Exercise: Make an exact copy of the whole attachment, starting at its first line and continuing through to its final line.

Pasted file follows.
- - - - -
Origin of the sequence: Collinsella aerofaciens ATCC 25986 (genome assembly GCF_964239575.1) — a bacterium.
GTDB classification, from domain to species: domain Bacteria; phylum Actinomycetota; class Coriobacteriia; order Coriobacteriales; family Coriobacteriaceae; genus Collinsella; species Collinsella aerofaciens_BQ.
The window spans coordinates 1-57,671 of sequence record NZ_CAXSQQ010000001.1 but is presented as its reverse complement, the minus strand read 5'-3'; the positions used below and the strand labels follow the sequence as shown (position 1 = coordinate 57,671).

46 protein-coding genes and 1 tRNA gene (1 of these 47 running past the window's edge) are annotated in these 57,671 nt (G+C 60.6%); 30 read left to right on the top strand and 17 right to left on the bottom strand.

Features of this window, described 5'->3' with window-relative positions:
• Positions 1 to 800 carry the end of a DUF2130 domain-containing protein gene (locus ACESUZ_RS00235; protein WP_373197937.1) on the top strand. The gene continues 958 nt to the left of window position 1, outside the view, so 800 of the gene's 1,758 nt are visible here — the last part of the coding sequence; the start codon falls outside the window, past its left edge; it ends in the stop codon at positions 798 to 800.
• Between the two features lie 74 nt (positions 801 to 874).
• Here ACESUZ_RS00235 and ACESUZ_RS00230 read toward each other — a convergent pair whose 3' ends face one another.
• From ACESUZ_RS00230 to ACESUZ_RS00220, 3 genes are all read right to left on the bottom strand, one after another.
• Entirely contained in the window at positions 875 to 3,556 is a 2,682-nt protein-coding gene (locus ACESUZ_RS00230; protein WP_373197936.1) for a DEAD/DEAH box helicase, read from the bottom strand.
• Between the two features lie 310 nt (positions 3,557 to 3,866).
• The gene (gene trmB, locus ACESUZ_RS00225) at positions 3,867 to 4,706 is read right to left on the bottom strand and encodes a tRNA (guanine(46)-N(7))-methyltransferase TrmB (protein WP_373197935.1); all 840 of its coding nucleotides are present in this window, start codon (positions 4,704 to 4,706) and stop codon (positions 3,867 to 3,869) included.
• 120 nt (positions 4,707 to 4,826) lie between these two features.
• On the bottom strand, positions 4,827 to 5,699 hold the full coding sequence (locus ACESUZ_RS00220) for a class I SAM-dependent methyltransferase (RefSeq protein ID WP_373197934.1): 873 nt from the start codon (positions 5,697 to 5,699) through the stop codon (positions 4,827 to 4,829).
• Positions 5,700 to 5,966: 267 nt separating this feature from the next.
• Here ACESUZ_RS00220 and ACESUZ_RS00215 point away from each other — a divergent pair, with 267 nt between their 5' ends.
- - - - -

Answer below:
Origin of the sequence: Collinsella aerofaciens ATCC 25986 (genome assembly GCF_964239575.1) — a bacterium.
GTDB classification, from domain to species: domain Bacteria; phylum Actinomycetota; class Coriobacteriia; order Coriobacteriales; family Coriobacteriaceae; genus Collinsella; species Collinsella aerofaciens_BQ.
The window spans coordinates 1-57,671 of sequence record NZ_CAXSQQ010000001.1 but is presented as its reverse complement, the minus strand read 5'-3'; the positions used below and the strand labels follow the sequence as shown (position 1 = coordinate 57,671).

46 protein-coding genes and 1 tRNA gene (1 of these 47 running past the window's edge) are annotated in these 57,671 nt (G+C 60.6%); 30 read left to right on the top strand and 17 right to left on the bottom strand.

Features of this window, described 5'->3' with window-relative positions:
• Positions 1 to 800 carry the end of a DUF2130 domain-containing protein gene (locus ACESUZ_RS00235; protein WP_373197937.1) on the top strand. The gene continues 958 nt to the left of window position 1, outside the view, so 800 of the gene's 1,758 nt are visible here — the last part of the coding sequence; the start codon falls outside the window, past its left edge; it ends in the stop codon at positions 798 to 800.
• Between the two features lie 74 nt (positions 801 to 874).
• Here ACESUZ_RS00235 and ACESUZ_RS00230 read toward each other — a convergent pair whose 3' ends face one another.
• From ACESUZ_RS00230 to ACESUZ_RS00220, 3 genes are all read right to left on the bottom strand, one after another.
• Entirely contained in the window at positions 875 to 3,556 is a 2,682-nt protein-coding gene (locus ACESUZ_RS00230; protein WP_373197936.1) for a DEAD/DEAH box helicase, read from the bottom strand.
• Between the two features lie 310 nt (positions 3,557 to 3,866).
• The gene (gene trmB, locus ACESUZ_RS00225) at positions 3,867 to 4,706 is read right to left on the bottom strand and encodes a tRNA (guanine(46)-N(7))-methyltransferase TrmB (protein WP_373197935.1); all 840 of its coding nucleotides are present in this window, start codon (positions 4,704 to 4,706) and stop codon (positions 3,867 to 3,869) included.
• 120 nt (positions 4,707 to 4,826) lie between these two features.
• On the bottom strand, positions 4,827 to 5,699 hold the full coding sequence (locus ACESUZ_RS00220) for a class I SAM-dependent methyltransferase (RefSeq protein ID WP_373197934.1): 873 nt from the start codon (positions 5,697 to 5,699) through the stop codon (positions 4,827 to 4,829).
• Positions 5,700 to 5,966: 267 nt separating this feature from the next.
• Here ACESUZ_RS00220 and ACESUZ_RS00215 point away from each other — a divergent pair, with 267 nt between their 5' ends.